i'm sending a NULL pointer of type unsigned char to a function. i allocate space for this pointer in the function and return nothing.

unsigned char ucBufr = NULL;
Allocation(ucBufr);
void Allocation(unsigned char * ucBufr)
{
        /* nDataSize and ucData is got from a file here. */
        ucBufr = malloc(nDataSize);
        ucBufr[0] = 'B';
        ucBufr[1] = 'U';
        memcpy(ucBufr+2,ucData,nDataSize);
        /* ... */
}

what i want to be sure is, after function statements does the allocation space dissapear? i do not get any errors, but i do not want to fall into segmentation faults further in my program. why i am asking this is because I know that after function statements local variables which are defined in the function are freed by the O/S. Could we expect the same bad event with malloc?

Thanx.

>>what i want to be sure is, after function statements does the allocation space dissapear

Yes because you sent the pointer by value and not by reference. You need to send a pointer to a pointer which requires two stars not just one.

Allocation(&ucBufr);


void Allocation(unsigned char ** ucBufr)
{
        /* nDataSize and ucData is got from a file here. */
        *ucBufr = malloc(nDataSize);
        *ucBufr[0] = 'B';
        *ucBufr[1] = 'U';
        memcpy(*ucBufr+2,ucData,nDataSize);
        /* ... */
}

>>local variables which are defined in the function are freed by the O/S
The OS does not do that for local variables but it will for memory allocated by malloc() -- local variables are freed by the program itself when the function returns to its caller and cleans up the stack.

I haven't programmed a lot of C but to the best of my knowledge:

unsigned char ucBufr = NULL;

1. This is not a null pointer, it's a char variable (1 byte set to 0).

>I know that after function statements local variables which are defined in the function are freed by the O/S

Not quite. Primitive types (int, char, etc) go on the stack and fall of when the function returns. Pointers and References however, live on the stack themselves, but the value they point to/reference is a memory address on the heap. These you must explicitly free before the function returns, otherwise when the pointer/reference falls of the stack allocated memory is lost or leeked as it's commonly known.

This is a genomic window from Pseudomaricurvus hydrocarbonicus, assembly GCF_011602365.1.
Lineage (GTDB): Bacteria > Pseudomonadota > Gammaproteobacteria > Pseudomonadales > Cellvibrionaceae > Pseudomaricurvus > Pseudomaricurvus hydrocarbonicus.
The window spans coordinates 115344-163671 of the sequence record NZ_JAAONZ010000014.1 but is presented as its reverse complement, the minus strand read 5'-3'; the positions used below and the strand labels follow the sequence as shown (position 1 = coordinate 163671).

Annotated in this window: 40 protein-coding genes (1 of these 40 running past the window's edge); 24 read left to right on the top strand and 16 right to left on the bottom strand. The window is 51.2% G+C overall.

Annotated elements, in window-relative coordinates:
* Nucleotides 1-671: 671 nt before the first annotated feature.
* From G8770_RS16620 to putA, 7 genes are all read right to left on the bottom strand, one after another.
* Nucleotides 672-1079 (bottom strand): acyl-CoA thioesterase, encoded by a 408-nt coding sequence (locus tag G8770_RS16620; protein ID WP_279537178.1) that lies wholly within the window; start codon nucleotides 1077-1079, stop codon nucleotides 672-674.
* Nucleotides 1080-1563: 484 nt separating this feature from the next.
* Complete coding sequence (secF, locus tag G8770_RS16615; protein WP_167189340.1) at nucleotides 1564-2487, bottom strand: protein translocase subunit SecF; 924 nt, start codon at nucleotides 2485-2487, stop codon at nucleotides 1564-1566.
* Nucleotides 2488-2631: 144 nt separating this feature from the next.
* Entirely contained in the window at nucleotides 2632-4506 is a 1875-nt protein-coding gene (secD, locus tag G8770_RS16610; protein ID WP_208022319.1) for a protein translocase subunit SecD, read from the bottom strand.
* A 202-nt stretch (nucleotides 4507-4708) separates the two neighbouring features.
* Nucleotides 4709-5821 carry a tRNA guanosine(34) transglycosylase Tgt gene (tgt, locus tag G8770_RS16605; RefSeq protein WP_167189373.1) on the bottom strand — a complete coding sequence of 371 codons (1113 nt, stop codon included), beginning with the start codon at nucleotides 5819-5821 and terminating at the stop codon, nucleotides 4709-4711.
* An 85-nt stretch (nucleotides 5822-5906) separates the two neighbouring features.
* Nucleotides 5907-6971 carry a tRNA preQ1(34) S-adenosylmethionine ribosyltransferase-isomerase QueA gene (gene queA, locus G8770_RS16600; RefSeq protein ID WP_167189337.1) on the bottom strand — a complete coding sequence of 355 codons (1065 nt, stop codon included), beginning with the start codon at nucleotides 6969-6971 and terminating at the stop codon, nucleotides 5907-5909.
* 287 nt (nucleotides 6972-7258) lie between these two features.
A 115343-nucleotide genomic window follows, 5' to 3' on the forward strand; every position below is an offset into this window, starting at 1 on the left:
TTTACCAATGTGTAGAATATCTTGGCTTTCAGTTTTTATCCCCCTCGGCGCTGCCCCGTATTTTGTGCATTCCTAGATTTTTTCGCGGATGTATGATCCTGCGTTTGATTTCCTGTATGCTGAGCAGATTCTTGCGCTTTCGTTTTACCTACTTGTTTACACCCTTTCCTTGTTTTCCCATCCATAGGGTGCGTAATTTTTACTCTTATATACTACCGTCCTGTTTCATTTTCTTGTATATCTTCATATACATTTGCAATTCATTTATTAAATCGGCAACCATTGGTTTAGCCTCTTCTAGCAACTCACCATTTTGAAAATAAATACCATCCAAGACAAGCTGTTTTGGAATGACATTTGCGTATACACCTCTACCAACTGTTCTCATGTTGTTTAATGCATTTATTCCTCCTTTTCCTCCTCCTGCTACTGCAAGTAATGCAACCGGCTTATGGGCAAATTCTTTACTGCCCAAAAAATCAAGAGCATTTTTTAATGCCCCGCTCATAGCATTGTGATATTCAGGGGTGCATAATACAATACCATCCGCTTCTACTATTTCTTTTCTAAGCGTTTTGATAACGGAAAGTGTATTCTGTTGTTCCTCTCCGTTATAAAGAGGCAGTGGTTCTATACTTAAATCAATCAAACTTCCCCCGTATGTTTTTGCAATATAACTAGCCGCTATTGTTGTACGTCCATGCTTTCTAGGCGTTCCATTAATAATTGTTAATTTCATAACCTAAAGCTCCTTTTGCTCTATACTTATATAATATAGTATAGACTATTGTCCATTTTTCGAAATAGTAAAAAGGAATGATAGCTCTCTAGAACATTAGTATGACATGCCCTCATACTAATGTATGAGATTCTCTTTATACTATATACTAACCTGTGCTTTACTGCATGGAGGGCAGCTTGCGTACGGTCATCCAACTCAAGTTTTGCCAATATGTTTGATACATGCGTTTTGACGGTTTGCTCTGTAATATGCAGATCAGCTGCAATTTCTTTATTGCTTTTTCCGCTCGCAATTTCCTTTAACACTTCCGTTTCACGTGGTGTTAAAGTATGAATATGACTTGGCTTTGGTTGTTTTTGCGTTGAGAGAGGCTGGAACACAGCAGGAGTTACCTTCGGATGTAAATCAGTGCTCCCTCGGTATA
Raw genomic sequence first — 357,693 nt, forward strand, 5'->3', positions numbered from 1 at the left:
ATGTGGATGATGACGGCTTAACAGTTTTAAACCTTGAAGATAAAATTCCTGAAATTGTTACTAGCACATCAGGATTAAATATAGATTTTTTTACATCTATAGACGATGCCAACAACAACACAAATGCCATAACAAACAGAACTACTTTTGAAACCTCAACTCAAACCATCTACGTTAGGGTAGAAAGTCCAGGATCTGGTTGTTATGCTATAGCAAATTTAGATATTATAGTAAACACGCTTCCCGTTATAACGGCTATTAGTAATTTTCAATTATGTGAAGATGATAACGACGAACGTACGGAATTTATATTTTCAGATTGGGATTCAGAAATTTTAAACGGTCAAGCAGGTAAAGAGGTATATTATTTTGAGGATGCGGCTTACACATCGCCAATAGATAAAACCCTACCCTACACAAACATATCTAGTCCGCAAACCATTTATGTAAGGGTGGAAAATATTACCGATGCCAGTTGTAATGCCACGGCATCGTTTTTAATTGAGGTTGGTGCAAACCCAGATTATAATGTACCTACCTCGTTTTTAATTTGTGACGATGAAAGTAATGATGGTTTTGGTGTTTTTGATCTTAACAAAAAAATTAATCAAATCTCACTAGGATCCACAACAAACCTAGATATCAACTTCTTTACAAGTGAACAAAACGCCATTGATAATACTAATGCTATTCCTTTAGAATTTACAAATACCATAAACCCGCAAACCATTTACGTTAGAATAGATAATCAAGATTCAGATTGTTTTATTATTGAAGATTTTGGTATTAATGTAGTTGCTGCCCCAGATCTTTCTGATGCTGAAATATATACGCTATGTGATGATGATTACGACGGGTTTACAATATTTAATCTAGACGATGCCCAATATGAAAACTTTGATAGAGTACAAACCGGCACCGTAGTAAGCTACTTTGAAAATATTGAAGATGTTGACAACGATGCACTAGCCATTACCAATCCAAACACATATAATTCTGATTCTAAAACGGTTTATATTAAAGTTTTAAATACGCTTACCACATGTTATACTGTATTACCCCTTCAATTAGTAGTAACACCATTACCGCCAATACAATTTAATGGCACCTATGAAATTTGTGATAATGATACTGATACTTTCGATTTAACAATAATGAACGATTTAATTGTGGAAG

> *ucBufr[0] = 'B';
Or even (*ucBufr)[0] = 'B'; You mean to index into where the pointer points to, not index your (pointer to a pointer), then dereference.

Yes OS supposed to free all the memory allocated by the program when the program exits. But nevertheless, it's a good habbit to free all allocated space when no longer needed, because the program may later be changed in a way that memory would be repeatedly allocated, and the amount of unused allocated memory would constantly increase when we forgot to free it. The failure to free the allocated space when no longer needed, is called memory leak. This may happen when we forget to free the memory, or when we are not able to do it, because we for some reason lost the pointer pointing to the allocated memory, as was the case above. Memory leak is harmful because it may cause the amount of memory allocated by the program to increase without control while the program runs. This may easily become serious when we allocate large amounts of memory or allocate frequently (in fact, some systems never allocate less than some 4 kb page at a time), everything may happen fast, and sometimes may well be possible that our program allocates all the available memory in the system, even if we have a gigabyte of memory.

what i want to be sure is, after function statements does the allocation space dissapear?